In September and October 2013, ACCEDE with the support of Construction Manager, conducted a survey on defects management to find out what the end-users really want.
We are pleased to provide a summary of the snagging survey findings and announce the recipient of the iPad Mini for completing the survey.
Summary Snagging Survey Findings
On four out of ten projects, defects add over 2.5% to project construction costs
Despite the potential to streamline processes and cut costs, the annual ACCEDE Snagging Survey also finds low use of mobile data capture tools.
A survey of UK construction professionals responsible for defects management or ‘snagging’ suggests the cost impact of construction defects can be between 2.5 and 7.5 per cent of the overall construction value on four out of ten projects. The ACCEDE survey of construction quality managers carried out in September and October 2013, with the support of Construction Manager, also found low current use of mobile devices for defects data capture.
Estimates of the cost impact of defect management ranged from under 1% to over 5% of the overall capital value of a project. Forty per cent of the sample said defects added 2.5% or more to the cost of a project.
The scale of the challenge appears to vary according to an organisation’s role on a project. Estimates of the number of defects ranged from ‘under 50’ (perhaps reported by specialist subcontractors snagging just their own work packages) to ‘thousands’ (likely to be main contractors looking at projects as a whole). ACCEDE will investigate this further in future surveys.
As might be expected, respondents tended to believe defects data was recorded and tracked accurately or fairly accurately, and felt it was either a key task requiring the expertise of an experienced professional, or a moderately important task requiring some experience.
Just 13% said they used mobile defects management applications; over two thirds (68%) managed defects using paper-based processes, email and Excel spreadsheets.
Asked about potential mobile data capture, respondents stressed portability, preferring medium-sized tablets (Apple iPad mini or similar) and smartphones to larger tablets, netbooks or laptops (Android and Apple were the preferred operating systems). However, existing reporting preferences remain focused on outputs to spreadsheets, PDFs or Word documents rather than using web-based reporting and tracking tools.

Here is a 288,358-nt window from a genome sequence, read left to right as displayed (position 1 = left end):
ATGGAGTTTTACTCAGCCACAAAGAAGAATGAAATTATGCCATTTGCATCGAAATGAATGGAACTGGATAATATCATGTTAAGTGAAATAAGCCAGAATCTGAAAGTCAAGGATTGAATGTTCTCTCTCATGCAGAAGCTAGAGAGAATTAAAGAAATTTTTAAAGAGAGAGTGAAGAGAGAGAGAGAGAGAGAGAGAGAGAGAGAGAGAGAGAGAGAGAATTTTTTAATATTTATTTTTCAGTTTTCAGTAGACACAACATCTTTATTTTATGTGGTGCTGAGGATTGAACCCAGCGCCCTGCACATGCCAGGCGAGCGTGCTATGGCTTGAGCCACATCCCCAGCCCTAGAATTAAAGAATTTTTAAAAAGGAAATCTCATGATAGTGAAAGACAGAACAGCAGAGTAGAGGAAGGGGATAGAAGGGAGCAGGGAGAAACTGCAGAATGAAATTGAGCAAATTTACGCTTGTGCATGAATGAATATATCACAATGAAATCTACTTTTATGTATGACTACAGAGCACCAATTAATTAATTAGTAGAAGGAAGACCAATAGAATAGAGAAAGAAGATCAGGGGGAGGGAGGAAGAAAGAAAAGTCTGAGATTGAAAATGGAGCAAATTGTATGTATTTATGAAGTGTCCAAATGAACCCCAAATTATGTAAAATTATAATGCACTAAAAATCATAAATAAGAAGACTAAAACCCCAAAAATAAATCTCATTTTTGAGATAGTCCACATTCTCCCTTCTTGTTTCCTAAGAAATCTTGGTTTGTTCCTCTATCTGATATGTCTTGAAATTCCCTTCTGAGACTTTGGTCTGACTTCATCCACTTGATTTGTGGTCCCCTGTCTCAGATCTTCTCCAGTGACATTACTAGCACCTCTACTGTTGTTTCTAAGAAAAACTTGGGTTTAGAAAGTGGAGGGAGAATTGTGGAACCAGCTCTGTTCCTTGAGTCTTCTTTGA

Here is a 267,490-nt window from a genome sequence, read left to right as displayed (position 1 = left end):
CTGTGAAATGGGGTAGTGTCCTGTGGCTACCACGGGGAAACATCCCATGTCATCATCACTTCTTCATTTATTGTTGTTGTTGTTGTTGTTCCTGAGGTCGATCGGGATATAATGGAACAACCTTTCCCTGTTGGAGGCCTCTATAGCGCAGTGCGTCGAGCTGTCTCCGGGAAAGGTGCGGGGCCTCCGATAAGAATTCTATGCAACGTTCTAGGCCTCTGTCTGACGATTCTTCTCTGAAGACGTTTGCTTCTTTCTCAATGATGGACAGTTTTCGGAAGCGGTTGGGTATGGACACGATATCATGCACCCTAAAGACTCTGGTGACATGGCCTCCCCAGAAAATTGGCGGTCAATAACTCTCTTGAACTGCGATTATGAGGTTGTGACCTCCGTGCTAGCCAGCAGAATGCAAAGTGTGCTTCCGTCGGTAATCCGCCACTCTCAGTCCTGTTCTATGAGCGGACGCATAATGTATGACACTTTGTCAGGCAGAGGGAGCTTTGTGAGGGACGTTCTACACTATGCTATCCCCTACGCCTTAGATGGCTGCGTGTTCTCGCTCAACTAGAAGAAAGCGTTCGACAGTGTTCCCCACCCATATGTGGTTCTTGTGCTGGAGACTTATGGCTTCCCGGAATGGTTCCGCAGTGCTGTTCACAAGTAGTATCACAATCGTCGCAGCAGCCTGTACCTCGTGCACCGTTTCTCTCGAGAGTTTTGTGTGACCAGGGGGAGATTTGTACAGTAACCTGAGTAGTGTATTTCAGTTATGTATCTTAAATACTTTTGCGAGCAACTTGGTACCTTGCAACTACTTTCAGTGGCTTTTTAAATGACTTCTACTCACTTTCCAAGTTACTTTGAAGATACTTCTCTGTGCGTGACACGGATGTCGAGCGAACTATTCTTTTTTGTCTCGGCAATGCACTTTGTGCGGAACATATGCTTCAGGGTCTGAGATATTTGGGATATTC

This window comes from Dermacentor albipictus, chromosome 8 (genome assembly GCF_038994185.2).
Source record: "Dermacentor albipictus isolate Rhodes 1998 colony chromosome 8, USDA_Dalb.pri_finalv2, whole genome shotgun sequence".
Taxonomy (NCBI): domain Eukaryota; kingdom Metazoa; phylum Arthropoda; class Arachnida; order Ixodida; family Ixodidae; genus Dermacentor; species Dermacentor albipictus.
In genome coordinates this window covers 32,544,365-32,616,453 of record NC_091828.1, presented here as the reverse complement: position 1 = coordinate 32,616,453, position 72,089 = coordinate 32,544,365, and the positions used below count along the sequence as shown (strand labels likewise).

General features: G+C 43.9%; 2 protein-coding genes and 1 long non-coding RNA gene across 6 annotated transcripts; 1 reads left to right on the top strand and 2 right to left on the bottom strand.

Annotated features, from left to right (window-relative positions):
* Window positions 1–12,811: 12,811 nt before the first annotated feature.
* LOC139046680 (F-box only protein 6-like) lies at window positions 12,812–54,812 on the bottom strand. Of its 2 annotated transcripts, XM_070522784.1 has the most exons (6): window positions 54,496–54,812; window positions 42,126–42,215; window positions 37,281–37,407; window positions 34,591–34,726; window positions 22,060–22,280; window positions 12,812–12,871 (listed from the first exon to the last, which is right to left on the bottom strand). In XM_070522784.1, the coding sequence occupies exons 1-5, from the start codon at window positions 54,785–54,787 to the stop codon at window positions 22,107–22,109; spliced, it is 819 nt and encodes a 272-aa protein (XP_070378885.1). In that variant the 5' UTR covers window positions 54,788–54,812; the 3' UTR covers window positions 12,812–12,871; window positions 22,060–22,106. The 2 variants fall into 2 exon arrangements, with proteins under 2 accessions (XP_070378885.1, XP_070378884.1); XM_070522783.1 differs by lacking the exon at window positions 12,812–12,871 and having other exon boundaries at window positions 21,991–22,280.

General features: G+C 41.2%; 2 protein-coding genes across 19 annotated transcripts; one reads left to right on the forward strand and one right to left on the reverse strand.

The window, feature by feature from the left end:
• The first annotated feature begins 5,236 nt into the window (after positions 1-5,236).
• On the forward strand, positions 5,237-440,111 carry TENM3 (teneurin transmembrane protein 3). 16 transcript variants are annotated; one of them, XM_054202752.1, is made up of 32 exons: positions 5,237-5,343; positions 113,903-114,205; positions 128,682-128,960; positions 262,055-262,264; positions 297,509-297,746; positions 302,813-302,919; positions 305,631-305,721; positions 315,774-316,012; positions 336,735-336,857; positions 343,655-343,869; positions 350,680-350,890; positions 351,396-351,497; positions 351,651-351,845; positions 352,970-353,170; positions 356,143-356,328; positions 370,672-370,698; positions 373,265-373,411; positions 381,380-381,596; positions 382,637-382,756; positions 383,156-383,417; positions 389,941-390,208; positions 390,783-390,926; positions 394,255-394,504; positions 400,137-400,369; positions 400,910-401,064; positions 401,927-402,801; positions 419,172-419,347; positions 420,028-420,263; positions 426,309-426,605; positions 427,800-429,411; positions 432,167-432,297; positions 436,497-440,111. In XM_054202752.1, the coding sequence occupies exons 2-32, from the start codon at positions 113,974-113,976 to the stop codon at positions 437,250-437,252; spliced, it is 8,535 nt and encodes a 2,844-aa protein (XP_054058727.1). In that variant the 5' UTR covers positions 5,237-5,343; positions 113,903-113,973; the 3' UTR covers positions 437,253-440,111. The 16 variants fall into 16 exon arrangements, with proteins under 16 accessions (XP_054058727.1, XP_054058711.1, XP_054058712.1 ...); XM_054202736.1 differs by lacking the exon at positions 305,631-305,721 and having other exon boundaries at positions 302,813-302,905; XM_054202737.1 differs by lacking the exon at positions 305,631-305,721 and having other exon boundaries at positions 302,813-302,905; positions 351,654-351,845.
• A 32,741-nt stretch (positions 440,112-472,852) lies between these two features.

ACCEDE’s Director of Operations (EMEA) Brett Winstone said:
“Getting a clear view of how snagging or defects management is handled in the UK can be difficult. Numerous different individuals and different disciplines can be involved, and the task is rarely discussed in detail at professional conferences (unlike, say, design or project management, where practitioners often gather to share experiences). So getting more than anecdotal feedback is a challenge. We got a small sample but it gives some powerful insights into what snaggers want.
“We have recently launched the ACCEDE mobile defects application in the UK and wanted to get a view of what the market wants. There are clearly opportunities to streamline the data capture process, speed up defects resolution and reduce the impact on construction budgets.”
Detailed snagging survey findings were as follows:
Technology use – Currently, the survey suggests, most defects information is recorded by conventional paper-based processes, email and Excel spreadsheets. Just over two thirds (68%) said they used these, with only 32% capturing defects information via mobile devices. Only 13% said they used a mobile defects application; others used mobile devices, but output the information to email and/or Excel.
Accuracy – Most respondents (58%) said their defects data was recorded and tracked “fairly accurately”. Less than a fifth (18%) said it was accurately managed. Almost a quarter (24%) said defects information was poorly managed or not managed at all.
Scale of challenge – Asked how many defects might typically be reported on a single project, answers ranged from less than 50 (perhaps reported by specialist subcontractors snagging just their own work packages) to “thousands” (reported by contractors looking at projects as a whole). Any future survey will try to investigate this more thoroughly.
Cost impact – Estimates of the cost impact of defect management ranged from under 1% to over 5% of the overall capital value of a project. 70% said the overall cost impact was between 1% and 5%.
Professionalism – Perhaps predictably, almost all respondents (97%) felt defects management was either a key task requiring the expertise of an experienced professional, or a moderately important task requiring some experience.
Mobile device preferences – Asked which device(s) they would prefer to use to capture defects information, most respondents opted for medium-sized tablets (ranking 4.24) or smartphones (3.73), ahead of 10” tablets (3.38), netbooks (2.24) or conventional laptops (1.41). Android apps were marginally favoured ahead of Apple apps (ranking 4.03 and 4.00 respectively), ahead of Windows (3.27), Blackberry (2.00) or web-browser tools (1.70).
Reporting – In terms of outputs, respondents tended to favour Excel spreadsheet reports (66%) ahead of PDFs (42%), Word documents (26%) or any kind of web-based reporting (18%). (Totals exceed 100% as respondents could select more than one option).
Winner of the iPad Mini
Survey respondents were entered into a prize draw to win an Apple iPad Mini, and the winner was Steve Fisk, Site Manager – Braintree of Croudace Homes.